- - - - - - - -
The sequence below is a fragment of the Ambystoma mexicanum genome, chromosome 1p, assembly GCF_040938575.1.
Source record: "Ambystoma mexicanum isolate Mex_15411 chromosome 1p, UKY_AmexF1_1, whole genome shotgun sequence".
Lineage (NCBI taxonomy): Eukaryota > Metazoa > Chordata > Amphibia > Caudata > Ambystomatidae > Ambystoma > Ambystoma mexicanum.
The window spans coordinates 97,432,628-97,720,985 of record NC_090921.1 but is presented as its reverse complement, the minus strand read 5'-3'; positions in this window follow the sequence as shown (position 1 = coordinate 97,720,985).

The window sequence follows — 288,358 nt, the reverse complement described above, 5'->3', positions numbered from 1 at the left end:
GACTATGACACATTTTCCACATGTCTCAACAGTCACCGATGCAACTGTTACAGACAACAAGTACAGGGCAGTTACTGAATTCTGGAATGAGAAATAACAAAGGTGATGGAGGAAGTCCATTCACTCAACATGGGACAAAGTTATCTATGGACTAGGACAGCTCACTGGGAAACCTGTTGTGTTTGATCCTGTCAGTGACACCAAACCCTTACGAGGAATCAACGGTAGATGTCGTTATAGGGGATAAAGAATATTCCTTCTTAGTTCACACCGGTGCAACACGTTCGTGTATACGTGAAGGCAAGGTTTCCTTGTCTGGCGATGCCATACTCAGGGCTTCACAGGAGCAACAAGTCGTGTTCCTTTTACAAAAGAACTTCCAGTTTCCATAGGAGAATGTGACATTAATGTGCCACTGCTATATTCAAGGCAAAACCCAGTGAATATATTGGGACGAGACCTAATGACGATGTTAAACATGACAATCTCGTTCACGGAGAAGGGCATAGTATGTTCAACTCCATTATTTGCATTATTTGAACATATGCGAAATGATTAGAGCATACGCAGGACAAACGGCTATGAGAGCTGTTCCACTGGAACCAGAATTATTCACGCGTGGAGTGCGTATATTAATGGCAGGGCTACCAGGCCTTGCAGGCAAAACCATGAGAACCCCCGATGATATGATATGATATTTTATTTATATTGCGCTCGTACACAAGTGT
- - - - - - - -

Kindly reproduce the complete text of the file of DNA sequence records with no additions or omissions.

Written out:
The sequence below is a fragment of the Ambystoma mexicanum genome, chromosome 1p, assembly GCF_040938575.1.
Source record: "Ambystoma mexicanum isolate Mex_15411 chromosome 1p, UKY_AmexF1_1, whole genome shotgun sequence".
Lineage (NCBI taxonomy): Eukaryota > Metazoa > Chordata > Amphibia > Caudata > Ambystomatidae > Ambystoma > Ambystoma mexicanum.
The window spans coordinates 97,432,628-97,720,985 of record NC_090921.1 but is presented as its reverse complement, the minus strand read 5'-3'; positions in this window follow the sequence as shown (position 1 = coordinate 97,720,985).

The window sequence follows — 288,358 nt, the reverse complement described above, 5'->3', positions numbered from 1 at the left end:
GACTATGACACATTTTCCACATGTCTCAACAGTCACCGATGCAACTGTTACAGACAACAAGTACAGGGCAGTTACTGAATTCTGGAATGAGAAATAACAAAGGTGATGGAGGAAGTCCATTCACTCAACATGGGACAAAGTTATCTATGGACTAGGACAGCTCACTGGGAAACCTGTTGTGTTTGATCCTGTCAGTGACACCAAACCCTTACGAGGAATCAACGGTAGATGTCGTTATAGGGGATAAAGAATATTCCTTCTTAGTTCACACCGGTGCAACACGTTCGTGTATACGTGAAGGCAAGGTTTCCTTGTCTGGCGATGCCATACTCAGGGCTTCACAGGAGCAACAAGTCGTGTTCCTTTTACAAAAGAACTTCCAGTTTCCATAGGAGAATGTGACATTAATGTGCCACTGCTATATTCAAGGCAAAACCCAGTGAATATATTGGGACGAGACCTAATGACGATGTTAAACATGACAATCTCGTTCACGGAGAAGGGCATAGTATGTTCAACTCCATTATTTGCATTATTTGAACATATGCGAAATGATTAGAGCATACGCAGGACAAACGGCTATGAGAGCTGTTCCACTGGAACCAGAATTATTCACGCGTGGAGTGCGTATATTAATGGCAGGGCTACCAGGCCTTGCAGGCAAAACCATGAGAACCCCCGATGATATGATATGATATTTTATTTATATTGCGCTCGTACACAAGTGT